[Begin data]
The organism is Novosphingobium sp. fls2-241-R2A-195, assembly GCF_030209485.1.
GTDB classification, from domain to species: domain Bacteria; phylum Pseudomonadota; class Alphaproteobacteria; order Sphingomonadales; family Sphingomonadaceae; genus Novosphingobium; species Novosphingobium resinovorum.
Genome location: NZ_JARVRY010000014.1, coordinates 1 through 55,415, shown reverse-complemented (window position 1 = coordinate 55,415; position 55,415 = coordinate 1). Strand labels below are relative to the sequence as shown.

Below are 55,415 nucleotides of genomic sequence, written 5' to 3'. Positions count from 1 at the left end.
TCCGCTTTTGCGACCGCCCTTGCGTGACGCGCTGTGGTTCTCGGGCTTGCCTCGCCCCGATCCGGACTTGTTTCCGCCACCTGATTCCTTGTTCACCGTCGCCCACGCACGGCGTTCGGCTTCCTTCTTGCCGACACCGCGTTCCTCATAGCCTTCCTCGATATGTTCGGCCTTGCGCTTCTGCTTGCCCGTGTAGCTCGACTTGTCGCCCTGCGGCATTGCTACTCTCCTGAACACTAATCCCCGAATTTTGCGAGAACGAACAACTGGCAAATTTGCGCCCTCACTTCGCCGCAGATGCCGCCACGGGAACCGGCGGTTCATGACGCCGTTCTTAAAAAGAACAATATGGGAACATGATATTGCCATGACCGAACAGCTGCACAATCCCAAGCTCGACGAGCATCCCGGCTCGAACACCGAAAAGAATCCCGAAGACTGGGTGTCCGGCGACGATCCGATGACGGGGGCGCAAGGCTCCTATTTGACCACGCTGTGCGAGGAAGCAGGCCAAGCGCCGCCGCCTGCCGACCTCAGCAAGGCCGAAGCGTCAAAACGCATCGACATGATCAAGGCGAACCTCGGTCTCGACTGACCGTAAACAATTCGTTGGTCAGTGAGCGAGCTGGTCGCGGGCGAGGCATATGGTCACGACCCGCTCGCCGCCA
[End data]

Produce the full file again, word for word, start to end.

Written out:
The organism is Novosphingobium sp. fls2-241-R2A-195, assembly GCF_030209485.1.
GTDB classification, from domain to species: domain Bacteria; phylum Pseudomonadota; class Alphaproteobacteria; order Sphingomonadales; family Sphingomonadaceae; genus Novosphingobium; species Novosphingobium resinovorum.
Genome location: NZ_JARVRY010000014.1, coordinates 1 through 55,415, shown reverse-complemented (window position 1 = coordinate 55,415; position 55,415 = coordinate 1). Strand labels below are relative to the sequence as shown.

Below are 55,415 nucleotides of genomic sequence, written 5' to 3'. Positions count from 1 at the left end.
TCCGCTTTTGCGACCGCCCTTGCGTGACGCGCTGTGGTTCTCGGGCTTGCCTCGCCCCGATCCGGACTTGTTTCCGCCACCTGATTCCTTGTTCACCGTCGCCCACGCACGGCGTTCGGCTTCCTTCTTGCCGACACCGCGTTCCTCATAGCCTTCCTCGATATGTTCGGCCTTGCGCTTCTGCTTGCCCGTGTAGCTCGACTTGTCGCCCTGCGGCATTGCTACTCTCCTGAACACTAATCCCCGAATTTTGCGAGAACGAACAACTGGCAAATTTGCGCCCTCACTTCGCCGCAGATGCCGCCACGGGAACCGGCGGTTCATGACGCCGTTCTTAAAAAGAACAATATGGGAACATGATATTGCCATGACCGAACAGCTGCACAATCCCAAGCTCGACGAGCATCCCGGCTCGAACACCGAAAAGAATCCCGAAGACTGGGTGTCCGGCGACGATCCGATGACGGGGGCGCAAGGCTCCTATTTGACCACGCTGTGCGAGGAAGCAGGCCAAGCGCCGCCGCCTGCCGACCTCAGCAAGGCCGAAGCGTCAAAACGCATCGACATGATCAAGGCGAACCTCGGTCTCGACTGACCGTAAACAATTCGTTGGTCAGTGAGCGAGCTGGTCGCGGGCGAGGCATATGGTCACGACCCGCTCGCCGCCA